The taxman cometh. Despite the delay due to the ongoing pandemic, mid-April is still synonymous with reluctantly-written checks to the government and mad dashes to the post office for Tax Day. In the United States, Tax Day is the day on which individual income tax returns are due to be submitted to the federal government. Tax Day was first introduced in 1913 with the ratification of the Sixteenth Amendment. Since 1955, Tax Day has typically fallen on or just after April 15.

But there is a better way to pay it forward. Our EVP Account Service and Planning Mike Stopper crunches the numbers and files our newest Spire on Spotify playlist, Vol. 4: Tax Breaks, inspired by our clients at Avantax.

Avantax has been a client of Spire since 2019 and is a pioneer and leader in tax-smart wealth management, specializing in helping financial and tax professionals provide tax-focused financial planning and investment solutions to their clients. As the broker-dealer that understands CPAs and tax pros better than anyone, Avantax helps deepen client value and trust by focusing on a business-building sweet spot: the juncture of accounting and tax-advantaged investing. That’s why we’re taking tax to the max on Tax Day with a playlist that’s right on the money.

The Latin word for “tax” is “taxo” meaning “I estimate.” As most of us know all too well, federal income tax is not the only tax Americans have to pay. There are also social security tax, sales tax, property tax, alcohol tax, tobacco tax, gambling tax, and excise tax.

Federal income taxes were initially deemed unconstitutional by the Supreme Court in the 1895 case of Pollock vs. Farmer’s Loan & Trust Co. In a 5-to-4 decision, the Supreme Court struck down the income tax imposed by the Wilson–Gorman Tariff Act for being an unapportioned direct tax.

In 1913, 18 years after the landmark case, the Sixteenth Amendment to the United States Constitution was ratified. This Amendment gave the United States Congress the legal authority to tax all incomes without apportioning it among the states on the basis of population. The Sixteenth Amendment was ratified by the requisite number of states on February 3, 1913, and effectively overruled the Supreme Court’s ruling in Pollock. The federal tax in 1913 code was only 400 pages in length but today is about 2,600 pages long, according to Thomas Reuters.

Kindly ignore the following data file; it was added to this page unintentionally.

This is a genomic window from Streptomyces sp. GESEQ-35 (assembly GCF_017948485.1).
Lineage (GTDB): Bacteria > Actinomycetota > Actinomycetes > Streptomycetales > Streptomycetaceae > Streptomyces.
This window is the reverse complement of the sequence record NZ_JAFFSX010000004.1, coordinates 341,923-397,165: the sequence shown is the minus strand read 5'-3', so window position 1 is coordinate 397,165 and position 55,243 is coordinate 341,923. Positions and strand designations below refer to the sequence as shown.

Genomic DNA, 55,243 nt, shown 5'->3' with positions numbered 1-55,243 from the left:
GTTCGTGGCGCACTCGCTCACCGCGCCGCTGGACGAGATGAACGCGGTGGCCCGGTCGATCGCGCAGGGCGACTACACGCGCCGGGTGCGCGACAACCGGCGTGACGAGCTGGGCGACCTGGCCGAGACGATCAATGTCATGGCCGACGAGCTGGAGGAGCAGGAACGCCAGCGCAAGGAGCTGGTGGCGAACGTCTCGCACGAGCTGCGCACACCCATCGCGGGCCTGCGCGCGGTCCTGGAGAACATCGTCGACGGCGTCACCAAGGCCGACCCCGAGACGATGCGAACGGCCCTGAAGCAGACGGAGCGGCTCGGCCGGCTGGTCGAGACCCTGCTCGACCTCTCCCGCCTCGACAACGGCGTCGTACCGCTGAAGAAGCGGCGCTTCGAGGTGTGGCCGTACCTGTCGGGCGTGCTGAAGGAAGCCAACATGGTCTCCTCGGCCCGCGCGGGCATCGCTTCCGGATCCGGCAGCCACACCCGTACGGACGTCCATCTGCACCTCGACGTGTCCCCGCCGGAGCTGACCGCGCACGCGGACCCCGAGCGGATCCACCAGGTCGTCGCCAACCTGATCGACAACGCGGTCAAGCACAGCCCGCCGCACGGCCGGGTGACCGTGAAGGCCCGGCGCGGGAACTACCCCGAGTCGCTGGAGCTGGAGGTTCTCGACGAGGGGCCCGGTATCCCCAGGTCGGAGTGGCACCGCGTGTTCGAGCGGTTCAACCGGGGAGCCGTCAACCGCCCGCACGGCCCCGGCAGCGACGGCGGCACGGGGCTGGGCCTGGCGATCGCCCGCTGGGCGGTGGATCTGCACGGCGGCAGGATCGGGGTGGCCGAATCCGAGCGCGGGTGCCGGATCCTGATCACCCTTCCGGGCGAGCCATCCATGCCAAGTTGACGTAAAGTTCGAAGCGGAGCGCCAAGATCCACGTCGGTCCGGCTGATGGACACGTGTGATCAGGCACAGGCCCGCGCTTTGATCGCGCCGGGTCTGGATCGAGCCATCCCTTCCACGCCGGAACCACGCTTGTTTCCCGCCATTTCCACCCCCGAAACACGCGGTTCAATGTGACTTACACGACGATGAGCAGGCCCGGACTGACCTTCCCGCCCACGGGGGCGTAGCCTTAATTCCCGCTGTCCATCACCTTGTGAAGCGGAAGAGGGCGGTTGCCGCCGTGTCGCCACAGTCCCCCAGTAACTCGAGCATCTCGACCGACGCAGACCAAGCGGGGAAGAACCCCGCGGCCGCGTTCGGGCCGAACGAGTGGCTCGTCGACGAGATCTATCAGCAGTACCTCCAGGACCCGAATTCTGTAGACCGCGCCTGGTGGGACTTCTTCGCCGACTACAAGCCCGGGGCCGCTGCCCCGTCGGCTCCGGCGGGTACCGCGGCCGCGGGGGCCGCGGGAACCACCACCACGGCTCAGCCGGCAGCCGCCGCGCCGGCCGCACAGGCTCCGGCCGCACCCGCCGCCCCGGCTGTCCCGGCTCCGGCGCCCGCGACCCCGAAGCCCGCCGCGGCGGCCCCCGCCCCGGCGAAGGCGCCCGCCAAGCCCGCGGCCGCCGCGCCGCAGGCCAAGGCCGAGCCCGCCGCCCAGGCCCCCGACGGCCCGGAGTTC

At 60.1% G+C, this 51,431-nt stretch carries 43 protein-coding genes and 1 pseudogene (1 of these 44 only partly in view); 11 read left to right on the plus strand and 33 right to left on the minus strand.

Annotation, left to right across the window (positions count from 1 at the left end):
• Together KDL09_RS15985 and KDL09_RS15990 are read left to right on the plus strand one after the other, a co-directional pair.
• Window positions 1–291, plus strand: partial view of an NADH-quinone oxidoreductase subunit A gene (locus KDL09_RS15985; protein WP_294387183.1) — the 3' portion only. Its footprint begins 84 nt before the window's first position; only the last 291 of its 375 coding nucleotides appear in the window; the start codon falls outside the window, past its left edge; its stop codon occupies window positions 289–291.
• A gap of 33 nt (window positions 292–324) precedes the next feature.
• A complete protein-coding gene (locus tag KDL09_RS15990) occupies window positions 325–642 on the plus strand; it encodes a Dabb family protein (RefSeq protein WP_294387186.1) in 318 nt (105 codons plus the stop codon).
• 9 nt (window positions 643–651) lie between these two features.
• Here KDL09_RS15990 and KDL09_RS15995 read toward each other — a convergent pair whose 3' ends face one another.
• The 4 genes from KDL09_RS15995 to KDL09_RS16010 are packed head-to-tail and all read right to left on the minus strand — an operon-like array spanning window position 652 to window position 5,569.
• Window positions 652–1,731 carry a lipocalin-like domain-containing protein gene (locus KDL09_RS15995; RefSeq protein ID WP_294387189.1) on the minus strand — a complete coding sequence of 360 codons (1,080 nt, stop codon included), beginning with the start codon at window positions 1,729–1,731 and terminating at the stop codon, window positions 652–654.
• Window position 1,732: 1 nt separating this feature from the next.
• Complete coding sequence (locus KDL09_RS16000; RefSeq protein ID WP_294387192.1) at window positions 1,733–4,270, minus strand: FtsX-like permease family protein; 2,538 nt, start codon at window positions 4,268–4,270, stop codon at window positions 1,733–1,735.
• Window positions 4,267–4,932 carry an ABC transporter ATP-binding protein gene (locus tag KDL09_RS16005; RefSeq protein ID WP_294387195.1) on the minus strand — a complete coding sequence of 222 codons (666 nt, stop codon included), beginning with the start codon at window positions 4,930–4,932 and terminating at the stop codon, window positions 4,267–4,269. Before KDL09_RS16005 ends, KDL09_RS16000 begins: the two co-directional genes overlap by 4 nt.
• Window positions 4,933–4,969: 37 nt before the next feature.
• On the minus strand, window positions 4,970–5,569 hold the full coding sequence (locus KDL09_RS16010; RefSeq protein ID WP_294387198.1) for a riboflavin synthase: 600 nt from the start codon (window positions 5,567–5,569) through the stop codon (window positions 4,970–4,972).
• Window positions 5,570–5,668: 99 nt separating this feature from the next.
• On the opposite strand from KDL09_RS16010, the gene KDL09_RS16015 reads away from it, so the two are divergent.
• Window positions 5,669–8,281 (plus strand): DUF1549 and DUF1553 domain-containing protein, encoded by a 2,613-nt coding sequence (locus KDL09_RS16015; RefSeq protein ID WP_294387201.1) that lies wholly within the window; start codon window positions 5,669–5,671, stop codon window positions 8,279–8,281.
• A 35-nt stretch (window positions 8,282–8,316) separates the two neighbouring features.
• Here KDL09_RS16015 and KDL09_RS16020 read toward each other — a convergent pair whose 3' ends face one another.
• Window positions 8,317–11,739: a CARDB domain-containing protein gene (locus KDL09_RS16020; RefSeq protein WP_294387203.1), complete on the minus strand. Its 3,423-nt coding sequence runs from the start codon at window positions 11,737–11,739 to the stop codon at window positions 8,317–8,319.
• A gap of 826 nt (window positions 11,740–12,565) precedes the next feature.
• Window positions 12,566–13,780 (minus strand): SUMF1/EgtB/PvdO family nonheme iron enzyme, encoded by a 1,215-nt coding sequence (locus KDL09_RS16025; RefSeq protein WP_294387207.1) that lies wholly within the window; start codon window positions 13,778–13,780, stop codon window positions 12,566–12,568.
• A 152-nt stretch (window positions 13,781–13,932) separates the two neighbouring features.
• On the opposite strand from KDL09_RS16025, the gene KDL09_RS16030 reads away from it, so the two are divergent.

The filing deadline for individuals on the first Tax Day in 1913 was March 1, then changed to March 15 in 1918 and again to April 15 in 1955. Today, the deadline remains April 15 unless it conflicts with a weekend or a holiday. Or a global pandemic.

Because of the ongoing COVID-19 pandemic, the Treasury Department and Internal Revenue Service announced in February that the federal income tax filing due date for individuals for the 2020 tax year were automatically extended from April 15, 2021, to May 17, 2021.

If you remember, Tax Day in 2020 was pushed all the way out to July 15. In 2020, the average income tax refund was $3,125, according to the IRS. With 48 million individual returns processed, the IRS has paid out more than 37.5 million refunds.

While there’s no dodging a federal bill, seven states do not have an income tax: Alaska, Florida, Nevada, South Dakota, Texas, Washington, and Wyoming. New Hampshire and Tennessee tax only dividends and interest income.